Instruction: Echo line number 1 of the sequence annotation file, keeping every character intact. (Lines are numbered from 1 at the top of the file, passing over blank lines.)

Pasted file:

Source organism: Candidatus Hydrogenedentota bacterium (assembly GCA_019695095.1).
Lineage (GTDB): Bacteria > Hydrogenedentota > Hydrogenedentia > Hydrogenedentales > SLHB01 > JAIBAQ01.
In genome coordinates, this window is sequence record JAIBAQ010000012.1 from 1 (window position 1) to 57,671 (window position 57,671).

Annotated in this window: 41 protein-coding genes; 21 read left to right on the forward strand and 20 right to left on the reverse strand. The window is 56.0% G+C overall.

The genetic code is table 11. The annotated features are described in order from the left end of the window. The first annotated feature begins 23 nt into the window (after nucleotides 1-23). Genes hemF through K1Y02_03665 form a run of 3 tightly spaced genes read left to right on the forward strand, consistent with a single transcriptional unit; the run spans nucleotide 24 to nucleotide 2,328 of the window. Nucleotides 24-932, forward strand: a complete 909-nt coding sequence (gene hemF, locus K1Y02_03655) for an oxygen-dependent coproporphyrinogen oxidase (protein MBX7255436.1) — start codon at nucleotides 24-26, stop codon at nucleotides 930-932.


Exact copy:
Source organism: Candidatus Hydrogenedentota bacterium (assembly GCA_019695095.1).